Greenlaw (Fisherman’s Bend, 2007, etc.) returns to the Grand Banks in search of swordfish.
Writing bestsellers and pulling lobster traps out of the bay off her island home in Maine couldn’t “fill the void left in the absence of true, hardy, saltwater adventure,” so when opportunity knocked to skipper a swordfishing longliner to the blue water, Greenlaw jumped. She landed on the Seahawk, a vessel of such rank dilapidation the crew soon rechristened it the Shithawk. The crew also had varying degrees of mechanical problems—kidney stones, a severed thumb—but the author draws them affectionately as a stalwart bunch, who gravitate toward museums and Internet cafes during shore time. It’s a pleasure to be out once more on the water with Greenlaw, like hooking up again with a favorite fishing guide. Readers may have heard a few of the stories before, but the author is such an unvarnished old hand, they’re fun even in the retelling. Who can tire of sharks gnashing and thrashing around on a confined deck, or the rhythmic beauty of laying out 30 miles of line baited with 800 hooks, or heavy weather on a small boat in the big blue? The dialogue can be wooden at times, and there is a certain ripeness to some of the passages—“the diving night splashed light onto the opposite horizon, which swam like spawning salmon up the riverlike sky”—but Greenlaw speaks with unquestionable authority when fashioning the salty atmosphere of swordfishing life.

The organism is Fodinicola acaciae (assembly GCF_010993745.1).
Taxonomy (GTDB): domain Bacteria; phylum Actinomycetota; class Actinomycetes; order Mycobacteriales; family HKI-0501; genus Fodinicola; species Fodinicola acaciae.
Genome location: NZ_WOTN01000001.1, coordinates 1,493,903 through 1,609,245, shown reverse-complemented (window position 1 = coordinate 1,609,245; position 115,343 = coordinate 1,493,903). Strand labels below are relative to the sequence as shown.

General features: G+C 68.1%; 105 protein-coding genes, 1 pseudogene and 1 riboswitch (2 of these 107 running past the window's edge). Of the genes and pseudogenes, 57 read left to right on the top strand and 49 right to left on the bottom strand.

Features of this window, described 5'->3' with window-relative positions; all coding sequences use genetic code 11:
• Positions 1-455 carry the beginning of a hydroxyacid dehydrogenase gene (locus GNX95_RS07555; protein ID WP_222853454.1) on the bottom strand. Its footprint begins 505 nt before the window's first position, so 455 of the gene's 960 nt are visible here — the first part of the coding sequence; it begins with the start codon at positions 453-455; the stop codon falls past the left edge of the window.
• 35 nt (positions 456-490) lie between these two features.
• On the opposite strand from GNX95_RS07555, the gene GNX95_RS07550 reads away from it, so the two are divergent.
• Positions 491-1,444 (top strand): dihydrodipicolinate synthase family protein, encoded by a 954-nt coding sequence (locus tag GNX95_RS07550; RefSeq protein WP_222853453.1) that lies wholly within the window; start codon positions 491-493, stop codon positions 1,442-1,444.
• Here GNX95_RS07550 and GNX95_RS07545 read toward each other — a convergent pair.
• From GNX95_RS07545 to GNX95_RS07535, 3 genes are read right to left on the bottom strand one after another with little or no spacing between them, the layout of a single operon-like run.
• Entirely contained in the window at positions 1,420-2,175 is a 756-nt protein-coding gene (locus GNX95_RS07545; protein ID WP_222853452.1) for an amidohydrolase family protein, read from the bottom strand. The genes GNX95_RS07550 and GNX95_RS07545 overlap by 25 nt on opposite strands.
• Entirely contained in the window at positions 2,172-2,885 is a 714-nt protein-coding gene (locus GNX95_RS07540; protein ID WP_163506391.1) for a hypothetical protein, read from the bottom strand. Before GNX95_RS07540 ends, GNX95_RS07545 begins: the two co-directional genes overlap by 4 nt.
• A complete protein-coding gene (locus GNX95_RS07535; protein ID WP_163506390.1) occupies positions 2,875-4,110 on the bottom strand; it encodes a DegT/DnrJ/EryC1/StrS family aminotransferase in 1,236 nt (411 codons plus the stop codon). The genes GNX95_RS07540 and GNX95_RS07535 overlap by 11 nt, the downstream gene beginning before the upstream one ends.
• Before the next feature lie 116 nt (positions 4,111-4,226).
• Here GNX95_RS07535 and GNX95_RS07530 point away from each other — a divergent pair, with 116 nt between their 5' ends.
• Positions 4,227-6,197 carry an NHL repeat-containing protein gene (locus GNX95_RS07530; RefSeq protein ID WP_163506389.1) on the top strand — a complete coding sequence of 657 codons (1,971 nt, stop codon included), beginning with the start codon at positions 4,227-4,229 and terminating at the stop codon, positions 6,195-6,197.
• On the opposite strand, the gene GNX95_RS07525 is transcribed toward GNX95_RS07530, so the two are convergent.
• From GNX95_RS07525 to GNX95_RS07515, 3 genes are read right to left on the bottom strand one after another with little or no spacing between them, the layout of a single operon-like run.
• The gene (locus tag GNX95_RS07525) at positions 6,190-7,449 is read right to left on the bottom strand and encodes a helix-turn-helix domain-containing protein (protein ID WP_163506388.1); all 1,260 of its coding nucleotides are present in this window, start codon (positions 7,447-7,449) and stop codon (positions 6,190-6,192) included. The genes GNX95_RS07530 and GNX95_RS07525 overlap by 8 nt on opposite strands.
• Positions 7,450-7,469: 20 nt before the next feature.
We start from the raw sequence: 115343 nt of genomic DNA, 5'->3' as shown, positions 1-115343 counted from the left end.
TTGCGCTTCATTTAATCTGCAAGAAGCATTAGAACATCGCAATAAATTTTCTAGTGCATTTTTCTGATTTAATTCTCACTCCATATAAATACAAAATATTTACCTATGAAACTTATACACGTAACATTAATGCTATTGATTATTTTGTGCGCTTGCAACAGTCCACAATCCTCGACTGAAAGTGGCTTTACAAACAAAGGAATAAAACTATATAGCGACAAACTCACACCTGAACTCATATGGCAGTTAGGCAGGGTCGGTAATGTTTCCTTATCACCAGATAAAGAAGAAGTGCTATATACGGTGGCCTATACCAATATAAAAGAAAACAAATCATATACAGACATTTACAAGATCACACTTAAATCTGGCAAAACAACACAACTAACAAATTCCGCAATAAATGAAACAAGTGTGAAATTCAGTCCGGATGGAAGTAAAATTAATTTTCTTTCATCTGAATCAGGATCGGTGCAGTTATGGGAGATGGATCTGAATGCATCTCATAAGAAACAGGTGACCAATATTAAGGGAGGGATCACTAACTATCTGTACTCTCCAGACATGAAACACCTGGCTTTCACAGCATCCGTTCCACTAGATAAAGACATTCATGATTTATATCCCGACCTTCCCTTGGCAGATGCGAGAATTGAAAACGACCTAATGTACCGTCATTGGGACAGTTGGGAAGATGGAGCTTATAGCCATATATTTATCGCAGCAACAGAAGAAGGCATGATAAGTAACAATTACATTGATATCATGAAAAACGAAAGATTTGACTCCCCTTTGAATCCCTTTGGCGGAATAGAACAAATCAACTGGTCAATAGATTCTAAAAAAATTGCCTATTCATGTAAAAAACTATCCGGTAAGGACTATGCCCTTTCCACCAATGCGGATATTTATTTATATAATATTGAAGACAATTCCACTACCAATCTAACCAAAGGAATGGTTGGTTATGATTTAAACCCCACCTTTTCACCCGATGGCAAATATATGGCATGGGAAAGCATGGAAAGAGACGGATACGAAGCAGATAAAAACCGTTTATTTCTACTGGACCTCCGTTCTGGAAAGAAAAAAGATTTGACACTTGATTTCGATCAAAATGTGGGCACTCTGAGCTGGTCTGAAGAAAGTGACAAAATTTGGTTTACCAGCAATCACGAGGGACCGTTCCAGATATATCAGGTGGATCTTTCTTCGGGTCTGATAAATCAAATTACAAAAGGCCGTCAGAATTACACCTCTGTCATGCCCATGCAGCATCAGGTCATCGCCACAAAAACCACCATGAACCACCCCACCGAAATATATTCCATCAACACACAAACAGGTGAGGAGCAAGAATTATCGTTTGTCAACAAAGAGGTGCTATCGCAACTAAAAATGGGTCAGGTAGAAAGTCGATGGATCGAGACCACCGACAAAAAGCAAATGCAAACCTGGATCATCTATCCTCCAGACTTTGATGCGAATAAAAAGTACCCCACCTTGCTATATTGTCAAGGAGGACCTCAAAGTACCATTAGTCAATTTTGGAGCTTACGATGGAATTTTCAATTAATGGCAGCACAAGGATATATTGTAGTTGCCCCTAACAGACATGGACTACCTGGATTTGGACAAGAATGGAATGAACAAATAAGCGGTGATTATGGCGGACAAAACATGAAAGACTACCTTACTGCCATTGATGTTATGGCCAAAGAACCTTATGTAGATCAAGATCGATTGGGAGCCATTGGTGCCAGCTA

A vanishing slice of life caught with ardor and freshness.